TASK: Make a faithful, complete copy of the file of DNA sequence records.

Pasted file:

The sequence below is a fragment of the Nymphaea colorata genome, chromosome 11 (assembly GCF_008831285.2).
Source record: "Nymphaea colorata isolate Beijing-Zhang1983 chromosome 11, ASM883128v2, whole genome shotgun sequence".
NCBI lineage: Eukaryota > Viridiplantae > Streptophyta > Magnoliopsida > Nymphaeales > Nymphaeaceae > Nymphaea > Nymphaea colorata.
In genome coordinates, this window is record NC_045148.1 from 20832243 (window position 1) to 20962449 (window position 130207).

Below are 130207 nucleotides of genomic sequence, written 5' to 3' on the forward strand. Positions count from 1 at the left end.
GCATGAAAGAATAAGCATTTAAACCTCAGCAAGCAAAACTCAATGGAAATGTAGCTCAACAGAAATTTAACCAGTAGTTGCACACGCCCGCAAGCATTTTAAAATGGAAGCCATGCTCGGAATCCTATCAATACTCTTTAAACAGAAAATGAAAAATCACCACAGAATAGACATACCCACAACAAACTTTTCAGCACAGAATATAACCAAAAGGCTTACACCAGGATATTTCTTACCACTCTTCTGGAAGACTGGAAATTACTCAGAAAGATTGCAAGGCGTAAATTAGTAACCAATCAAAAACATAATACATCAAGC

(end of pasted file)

The sequence below is a fragment of the Nymphaea colorata genome, chromosome 11 (assembly GCF_008831285.2).
Source record: "Nymphaea colorata isolate Beijing-Zhang1983 chromosome 11, ASM883128v2, whole genome shotgun sequence".
NCBI lineage: Eukaryota > Viridiplantae > Streptophyta > Magnoliopsida > Nymphaeales > Nymphaeaceae > Nymphaea > Nymphaea colorata.
In genome coordinates, this window is record NC_045148.1 from 20832243 (window position 1) to 20962449 (window position 130207).

Below are 130207 nucleotides of genomic sequence, written 5' to 3' on the forward strand. Positions count from 1 at the left end.
GCATGAAAGAATAAGCATTTAAACCTCAGCAAGCAAAACTCAATGGAAATGTAGCTCAACAGAAATTTAACCAGTAGTTGCACACGCCCGCAAGCATTTTAAAATGGAAGCCATGCTCGGAATCCTATCAATACTCTTTAAACAGAAAATGAAAAATCACCACAGAATAGACATACCCACAACAAACTTTTCAGCACAGAATATAACCAAAAGGCTTACACCAGGATATTTCTTACCACTCTTCTGGAAGACTGGAAATTACTCAGAAAGATTGCAAGGCGTAAATTAGTAACCAATCAAAAACATAATACATCAAGC